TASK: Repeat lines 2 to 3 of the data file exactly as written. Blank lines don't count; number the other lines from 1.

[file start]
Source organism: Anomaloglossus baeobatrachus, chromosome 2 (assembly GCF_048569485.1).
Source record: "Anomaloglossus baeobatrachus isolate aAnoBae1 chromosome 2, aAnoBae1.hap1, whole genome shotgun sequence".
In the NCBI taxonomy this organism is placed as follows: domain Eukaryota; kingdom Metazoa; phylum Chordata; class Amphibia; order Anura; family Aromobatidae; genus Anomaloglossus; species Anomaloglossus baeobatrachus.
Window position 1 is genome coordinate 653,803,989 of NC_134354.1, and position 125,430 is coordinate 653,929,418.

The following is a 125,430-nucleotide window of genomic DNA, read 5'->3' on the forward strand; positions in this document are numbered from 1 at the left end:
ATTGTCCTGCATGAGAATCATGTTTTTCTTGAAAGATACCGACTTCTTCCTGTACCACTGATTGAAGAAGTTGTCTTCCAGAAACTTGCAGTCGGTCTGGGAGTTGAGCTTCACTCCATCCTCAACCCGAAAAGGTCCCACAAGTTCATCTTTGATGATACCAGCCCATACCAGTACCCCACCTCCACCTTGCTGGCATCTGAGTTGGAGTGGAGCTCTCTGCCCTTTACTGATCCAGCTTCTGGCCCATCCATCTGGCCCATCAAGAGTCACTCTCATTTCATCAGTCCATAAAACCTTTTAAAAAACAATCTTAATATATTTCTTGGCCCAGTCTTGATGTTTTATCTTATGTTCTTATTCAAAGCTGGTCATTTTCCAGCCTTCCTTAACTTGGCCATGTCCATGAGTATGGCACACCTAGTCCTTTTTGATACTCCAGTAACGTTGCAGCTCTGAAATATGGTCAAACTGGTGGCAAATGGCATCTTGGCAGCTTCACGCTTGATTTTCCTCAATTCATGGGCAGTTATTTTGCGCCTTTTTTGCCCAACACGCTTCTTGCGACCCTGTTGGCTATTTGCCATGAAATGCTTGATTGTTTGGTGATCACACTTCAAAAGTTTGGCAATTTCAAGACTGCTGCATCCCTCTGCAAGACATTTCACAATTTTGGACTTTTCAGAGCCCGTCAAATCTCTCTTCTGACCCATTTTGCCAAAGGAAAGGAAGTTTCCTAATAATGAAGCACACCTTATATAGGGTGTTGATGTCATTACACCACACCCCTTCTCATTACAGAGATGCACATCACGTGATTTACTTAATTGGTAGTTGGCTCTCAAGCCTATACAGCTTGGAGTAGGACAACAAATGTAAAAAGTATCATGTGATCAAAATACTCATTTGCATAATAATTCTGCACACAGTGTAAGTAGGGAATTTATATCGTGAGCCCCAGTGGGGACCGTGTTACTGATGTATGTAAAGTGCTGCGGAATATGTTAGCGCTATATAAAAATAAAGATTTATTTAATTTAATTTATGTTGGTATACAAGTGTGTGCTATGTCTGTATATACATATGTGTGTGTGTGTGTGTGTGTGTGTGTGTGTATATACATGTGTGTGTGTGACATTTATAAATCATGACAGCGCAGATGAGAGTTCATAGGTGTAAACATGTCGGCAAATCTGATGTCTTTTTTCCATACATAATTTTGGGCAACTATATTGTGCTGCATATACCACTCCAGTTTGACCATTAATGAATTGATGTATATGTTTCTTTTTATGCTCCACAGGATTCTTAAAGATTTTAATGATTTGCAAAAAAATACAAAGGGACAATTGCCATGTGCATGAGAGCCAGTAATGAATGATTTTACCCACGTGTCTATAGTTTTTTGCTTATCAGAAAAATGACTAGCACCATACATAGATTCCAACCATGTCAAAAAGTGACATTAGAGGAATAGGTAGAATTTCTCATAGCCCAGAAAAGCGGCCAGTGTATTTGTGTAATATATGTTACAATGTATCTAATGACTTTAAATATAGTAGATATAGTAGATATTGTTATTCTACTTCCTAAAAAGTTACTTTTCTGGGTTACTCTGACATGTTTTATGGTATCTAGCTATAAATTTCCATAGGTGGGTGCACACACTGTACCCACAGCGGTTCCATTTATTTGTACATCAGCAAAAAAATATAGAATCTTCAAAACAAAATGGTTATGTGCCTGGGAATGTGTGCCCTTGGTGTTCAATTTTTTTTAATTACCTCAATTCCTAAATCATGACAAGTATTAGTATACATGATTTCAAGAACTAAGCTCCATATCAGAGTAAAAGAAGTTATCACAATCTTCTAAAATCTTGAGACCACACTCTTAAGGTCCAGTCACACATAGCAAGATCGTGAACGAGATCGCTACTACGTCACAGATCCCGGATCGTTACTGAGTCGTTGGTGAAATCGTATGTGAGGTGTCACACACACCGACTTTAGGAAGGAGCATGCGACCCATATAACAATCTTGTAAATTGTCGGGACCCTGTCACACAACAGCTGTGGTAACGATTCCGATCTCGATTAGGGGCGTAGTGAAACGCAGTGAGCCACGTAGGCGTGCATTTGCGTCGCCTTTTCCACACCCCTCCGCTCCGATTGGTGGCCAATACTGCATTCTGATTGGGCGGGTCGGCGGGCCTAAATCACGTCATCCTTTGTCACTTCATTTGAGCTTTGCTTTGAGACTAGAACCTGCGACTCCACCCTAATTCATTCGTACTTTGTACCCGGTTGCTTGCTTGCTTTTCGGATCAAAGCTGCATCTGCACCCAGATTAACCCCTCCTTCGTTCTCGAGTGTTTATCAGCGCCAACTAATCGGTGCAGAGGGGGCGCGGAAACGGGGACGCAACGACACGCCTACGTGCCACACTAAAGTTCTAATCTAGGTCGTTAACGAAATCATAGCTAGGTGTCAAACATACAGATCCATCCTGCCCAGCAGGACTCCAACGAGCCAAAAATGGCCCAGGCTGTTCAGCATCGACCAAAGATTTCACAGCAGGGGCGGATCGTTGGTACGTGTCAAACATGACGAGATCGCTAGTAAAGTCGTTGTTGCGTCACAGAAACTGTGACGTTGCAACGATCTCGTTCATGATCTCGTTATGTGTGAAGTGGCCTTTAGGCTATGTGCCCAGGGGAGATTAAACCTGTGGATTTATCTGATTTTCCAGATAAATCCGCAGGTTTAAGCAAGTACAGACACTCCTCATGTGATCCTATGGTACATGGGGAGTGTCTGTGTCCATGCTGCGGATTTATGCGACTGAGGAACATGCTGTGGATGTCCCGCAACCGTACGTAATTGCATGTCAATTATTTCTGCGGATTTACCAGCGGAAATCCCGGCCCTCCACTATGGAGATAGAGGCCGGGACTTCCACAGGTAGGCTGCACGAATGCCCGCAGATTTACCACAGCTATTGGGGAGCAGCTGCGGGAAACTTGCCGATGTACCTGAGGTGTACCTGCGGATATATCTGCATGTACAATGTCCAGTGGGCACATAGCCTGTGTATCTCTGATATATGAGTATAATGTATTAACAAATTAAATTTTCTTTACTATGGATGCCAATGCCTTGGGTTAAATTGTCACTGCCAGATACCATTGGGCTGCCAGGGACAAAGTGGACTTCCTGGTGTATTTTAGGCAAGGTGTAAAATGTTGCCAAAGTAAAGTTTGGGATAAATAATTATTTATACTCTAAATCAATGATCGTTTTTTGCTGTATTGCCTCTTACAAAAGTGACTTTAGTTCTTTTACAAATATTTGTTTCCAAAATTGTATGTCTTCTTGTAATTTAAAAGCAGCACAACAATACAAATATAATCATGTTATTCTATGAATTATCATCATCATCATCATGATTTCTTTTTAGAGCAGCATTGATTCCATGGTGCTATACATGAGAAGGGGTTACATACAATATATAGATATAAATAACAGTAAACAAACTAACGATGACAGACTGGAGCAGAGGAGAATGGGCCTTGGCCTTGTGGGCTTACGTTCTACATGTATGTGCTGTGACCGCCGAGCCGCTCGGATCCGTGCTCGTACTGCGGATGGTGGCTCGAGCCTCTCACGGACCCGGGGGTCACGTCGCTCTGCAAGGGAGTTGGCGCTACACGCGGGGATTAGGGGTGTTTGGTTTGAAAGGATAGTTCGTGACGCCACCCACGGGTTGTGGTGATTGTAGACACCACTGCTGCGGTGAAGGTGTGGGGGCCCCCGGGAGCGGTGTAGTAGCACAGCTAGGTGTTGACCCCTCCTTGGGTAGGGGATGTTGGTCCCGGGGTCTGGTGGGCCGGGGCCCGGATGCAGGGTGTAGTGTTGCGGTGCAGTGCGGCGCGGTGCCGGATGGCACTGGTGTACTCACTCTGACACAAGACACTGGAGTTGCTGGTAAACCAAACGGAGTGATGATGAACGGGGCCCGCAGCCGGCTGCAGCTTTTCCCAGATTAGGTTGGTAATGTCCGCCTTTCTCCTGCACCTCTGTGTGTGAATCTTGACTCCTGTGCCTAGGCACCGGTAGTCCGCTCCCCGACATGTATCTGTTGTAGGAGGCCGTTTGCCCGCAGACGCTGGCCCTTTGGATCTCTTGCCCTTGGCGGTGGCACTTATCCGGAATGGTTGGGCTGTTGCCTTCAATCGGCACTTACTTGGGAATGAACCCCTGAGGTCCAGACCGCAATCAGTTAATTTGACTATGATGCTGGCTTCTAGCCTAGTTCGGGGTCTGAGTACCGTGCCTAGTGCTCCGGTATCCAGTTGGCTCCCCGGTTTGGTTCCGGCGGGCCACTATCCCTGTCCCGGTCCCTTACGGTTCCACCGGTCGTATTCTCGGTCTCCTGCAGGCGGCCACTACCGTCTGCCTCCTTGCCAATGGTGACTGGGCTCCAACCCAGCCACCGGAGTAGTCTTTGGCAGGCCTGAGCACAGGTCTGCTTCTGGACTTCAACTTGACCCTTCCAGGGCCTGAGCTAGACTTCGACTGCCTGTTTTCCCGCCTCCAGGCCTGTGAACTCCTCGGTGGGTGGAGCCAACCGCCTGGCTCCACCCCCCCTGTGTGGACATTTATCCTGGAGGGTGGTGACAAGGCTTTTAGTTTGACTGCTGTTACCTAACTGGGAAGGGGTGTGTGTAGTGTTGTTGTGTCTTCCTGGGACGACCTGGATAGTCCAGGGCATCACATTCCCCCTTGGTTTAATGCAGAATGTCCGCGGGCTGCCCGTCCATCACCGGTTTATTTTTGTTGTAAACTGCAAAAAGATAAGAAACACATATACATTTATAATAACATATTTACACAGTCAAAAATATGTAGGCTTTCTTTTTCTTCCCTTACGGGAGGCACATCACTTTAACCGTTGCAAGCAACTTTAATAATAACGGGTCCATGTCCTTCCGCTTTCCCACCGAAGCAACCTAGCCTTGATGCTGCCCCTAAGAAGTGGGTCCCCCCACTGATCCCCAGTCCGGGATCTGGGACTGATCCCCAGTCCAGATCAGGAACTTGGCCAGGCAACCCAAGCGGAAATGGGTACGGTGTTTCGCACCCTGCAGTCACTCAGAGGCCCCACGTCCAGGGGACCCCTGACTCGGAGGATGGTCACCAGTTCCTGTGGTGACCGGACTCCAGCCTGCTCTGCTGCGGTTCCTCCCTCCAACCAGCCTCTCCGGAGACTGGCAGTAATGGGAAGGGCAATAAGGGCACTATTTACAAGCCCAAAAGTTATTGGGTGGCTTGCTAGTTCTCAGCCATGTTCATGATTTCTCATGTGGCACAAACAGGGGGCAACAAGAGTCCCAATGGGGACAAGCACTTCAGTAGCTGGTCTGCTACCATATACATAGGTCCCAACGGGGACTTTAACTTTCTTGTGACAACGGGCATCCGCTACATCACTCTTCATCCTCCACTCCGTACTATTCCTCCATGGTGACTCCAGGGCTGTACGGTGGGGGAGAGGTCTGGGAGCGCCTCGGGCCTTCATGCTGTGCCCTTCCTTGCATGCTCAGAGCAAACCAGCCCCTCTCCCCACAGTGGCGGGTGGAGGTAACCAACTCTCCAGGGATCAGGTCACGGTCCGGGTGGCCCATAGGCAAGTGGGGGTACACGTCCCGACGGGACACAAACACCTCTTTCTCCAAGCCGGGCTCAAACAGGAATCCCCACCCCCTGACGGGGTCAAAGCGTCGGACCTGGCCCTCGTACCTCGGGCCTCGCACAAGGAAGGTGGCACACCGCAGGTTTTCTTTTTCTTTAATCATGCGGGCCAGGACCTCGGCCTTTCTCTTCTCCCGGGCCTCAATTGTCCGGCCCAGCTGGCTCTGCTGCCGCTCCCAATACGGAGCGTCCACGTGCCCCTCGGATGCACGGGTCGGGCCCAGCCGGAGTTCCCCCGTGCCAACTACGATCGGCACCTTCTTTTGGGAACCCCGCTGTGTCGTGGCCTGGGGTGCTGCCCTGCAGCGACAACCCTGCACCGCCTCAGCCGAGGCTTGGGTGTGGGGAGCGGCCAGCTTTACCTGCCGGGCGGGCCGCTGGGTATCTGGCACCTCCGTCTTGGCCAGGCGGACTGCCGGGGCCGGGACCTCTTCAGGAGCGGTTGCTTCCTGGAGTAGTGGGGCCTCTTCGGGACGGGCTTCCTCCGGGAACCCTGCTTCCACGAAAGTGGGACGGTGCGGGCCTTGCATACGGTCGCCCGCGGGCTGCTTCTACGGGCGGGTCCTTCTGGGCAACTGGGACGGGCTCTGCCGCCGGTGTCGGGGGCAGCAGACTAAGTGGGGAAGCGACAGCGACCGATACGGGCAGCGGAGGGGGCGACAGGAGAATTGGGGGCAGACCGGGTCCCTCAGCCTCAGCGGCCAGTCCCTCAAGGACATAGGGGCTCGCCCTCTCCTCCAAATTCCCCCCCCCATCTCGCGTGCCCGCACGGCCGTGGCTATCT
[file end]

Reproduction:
Source record: "Anomaloglossus baeobatrachus isolate aAnoBae1 chromosome 2, aAnoBae1.hap1, whole genome shotgun sequence".
In the NCBI taxonomy this organism is placed as follows: domain Eukaryota; kingdom Metazoa; phylum Chordata; class Amphibia; order Anura; family Aromobatidae; genus Anomaloglossus; species Anomaloglossus baeobatrachus.